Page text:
Interesting experiments were carried out by researchers at Tufts University on the possibility of developing cells that produce insulin in the body to activate “on command.” The researchers conducted experiments on transplanting diabetic mice in their bodies designed beta-cells of the pancreas.
These cells are able to produce two to three times as much insulin as usual under the influence of light. These designed cells can be very useful even to humans if this method also works for them to compensate for the inadequate production of insulin, which is usually observed in diabetics. In a study published in ACS Synthetic Biology, researchers were able to control glucose levels in diabetic mice to a large extent without pharmacological intervention.
In type 2 diabetes, which is the most common form of diabetes, the body’s cells can no longer produce the necessary level of insulin, an important hormone for the body, resulting in high levels of glucose (hyperglycemia). However, in diabetes mellitus type 1, the insulin-producing beta cells are destroyed by the immune system, resulting in an almost complete absence of hormone. Currently, treatment is only done with drugs or direct insulin injections.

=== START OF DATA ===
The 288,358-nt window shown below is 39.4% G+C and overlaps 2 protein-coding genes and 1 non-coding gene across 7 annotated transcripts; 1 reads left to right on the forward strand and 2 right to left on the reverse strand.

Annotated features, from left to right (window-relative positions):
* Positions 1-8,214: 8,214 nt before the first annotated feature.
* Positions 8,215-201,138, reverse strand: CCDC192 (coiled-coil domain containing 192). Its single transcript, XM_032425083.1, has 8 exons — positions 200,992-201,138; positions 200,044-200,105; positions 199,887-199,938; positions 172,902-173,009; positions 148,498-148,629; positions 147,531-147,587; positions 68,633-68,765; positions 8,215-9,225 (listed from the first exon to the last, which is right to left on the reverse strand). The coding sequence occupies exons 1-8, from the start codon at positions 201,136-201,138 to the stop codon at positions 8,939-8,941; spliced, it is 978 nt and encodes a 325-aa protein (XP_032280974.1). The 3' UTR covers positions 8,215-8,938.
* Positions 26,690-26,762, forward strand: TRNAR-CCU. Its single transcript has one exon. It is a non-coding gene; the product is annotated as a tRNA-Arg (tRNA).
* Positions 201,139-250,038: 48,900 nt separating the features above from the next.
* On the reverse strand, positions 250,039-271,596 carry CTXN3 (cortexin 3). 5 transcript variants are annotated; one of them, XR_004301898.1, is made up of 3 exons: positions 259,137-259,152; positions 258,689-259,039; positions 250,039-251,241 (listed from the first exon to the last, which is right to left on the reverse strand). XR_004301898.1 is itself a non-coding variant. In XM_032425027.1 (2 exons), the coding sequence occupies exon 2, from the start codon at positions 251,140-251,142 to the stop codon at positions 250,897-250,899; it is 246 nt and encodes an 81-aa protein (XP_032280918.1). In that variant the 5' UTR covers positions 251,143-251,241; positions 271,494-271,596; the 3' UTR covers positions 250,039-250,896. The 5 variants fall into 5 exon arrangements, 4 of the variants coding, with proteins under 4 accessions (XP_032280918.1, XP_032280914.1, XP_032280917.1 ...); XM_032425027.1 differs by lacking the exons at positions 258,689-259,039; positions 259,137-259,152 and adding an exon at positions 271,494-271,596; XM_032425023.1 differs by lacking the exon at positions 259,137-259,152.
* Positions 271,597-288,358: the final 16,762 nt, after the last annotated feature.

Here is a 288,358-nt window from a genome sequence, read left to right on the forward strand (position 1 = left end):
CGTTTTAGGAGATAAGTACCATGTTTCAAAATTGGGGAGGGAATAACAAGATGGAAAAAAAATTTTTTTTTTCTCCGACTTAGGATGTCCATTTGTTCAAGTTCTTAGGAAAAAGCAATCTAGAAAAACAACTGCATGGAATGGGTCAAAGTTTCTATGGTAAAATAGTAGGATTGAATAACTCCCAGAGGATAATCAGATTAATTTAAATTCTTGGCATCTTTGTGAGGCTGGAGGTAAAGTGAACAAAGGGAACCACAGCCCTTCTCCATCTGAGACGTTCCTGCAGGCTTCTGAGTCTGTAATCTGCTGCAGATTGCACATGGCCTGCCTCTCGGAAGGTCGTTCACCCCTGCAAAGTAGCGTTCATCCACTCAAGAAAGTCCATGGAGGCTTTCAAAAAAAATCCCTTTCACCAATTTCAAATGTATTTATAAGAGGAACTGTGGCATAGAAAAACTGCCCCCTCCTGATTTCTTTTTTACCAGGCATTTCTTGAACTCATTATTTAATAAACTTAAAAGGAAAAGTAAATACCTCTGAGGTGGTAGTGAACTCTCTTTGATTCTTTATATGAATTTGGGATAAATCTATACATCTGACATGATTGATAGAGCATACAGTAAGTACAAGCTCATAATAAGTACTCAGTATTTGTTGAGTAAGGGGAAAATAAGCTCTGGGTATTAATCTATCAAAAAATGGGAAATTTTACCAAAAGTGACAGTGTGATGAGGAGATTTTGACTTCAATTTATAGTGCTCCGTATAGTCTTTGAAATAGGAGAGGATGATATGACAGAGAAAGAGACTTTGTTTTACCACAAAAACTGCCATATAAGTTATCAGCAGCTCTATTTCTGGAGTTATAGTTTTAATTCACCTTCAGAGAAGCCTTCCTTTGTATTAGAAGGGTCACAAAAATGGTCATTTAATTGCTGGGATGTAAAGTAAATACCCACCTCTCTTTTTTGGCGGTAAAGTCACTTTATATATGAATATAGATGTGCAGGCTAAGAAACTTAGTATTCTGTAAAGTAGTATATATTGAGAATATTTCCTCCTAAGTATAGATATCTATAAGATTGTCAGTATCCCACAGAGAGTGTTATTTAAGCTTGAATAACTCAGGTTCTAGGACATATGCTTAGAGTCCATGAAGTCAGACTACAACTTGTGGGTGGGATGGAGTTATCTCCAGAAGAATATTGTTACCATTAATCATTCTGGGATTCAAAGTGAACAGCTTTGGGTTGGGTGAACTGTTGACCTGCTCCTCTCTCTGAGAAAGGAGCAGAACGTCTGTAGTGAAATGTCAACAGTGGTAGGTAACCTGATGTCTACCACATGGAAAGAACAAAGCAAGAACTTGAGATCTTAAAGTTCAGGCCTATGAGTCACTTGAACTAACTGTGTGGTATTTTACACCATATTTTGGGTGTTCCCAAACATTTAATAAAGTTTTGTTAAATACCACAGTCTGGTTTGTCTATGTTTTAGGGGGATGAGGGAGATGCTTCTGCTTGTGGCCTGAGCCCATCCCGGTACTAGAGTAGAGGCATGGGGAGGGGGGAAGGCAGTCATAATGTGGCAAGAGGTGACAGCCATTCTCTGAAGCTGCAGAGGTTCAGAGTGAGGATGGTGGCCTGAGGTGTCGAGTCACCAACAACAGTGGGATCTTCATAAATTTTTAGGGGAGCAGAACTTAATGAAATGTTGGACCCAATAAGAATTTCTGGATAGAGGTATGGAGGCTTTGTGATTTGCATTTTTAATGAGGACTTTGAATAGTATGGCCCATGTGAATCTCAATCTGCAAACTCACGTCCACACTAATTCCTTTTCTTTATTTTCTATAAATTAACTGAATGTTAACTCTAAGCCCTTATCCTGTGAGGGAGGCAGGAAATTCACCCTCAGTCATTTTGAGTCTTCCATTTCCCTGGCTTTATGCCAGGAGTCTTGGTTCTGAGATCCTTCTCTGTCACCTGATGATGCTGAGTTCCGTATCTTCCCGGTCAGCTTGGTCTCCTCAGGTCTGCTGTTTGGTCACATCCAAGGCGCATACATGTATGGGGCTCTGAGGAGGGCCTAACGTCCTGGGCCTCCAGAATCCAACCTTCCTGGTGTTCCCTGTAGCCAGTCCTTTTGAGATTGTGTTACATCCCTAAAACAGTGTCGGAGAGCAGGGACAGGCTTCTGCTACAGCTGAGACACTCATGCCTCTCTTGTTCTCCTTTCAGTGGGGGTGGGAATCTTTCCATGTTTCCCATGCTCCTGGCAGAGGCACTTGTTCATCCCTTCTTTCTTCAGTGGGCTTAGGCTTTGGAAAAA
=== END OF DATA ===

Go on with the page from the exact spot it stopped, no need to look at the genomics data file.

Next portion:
Thanks to this new method, which has so far been tested only on mice, the production of insulin itself is maintained at a constant level thanks to specially developed cells and a new technology – optogenetics. This technology allows the proteins in the cells to change their type of activity according to the light rays they receive.
For this reason, researchers have developed special pancreatic beta cells, designed in such a way that the gene inside them can be activated when exposed to blue light. When “activated,” this gene, in turn, activates the increase in insulin production in beta cells.
With the help of this technique, it is possible to help a diabetic patient “maintain sufficient glucose levels without pharmacological intervention. Naturally, the cells work on insulin production and the regulatory chains inside them work in the same way; we simply increase the amount of cAMP (cyclic adenosine monophosphate molecule) temporarily in the beta cells to get more insulin only when needed,” explains the Professor of Chemistry and Biology at Tufts and the corresponding author of the study, Emmanuel Tsanakakis.
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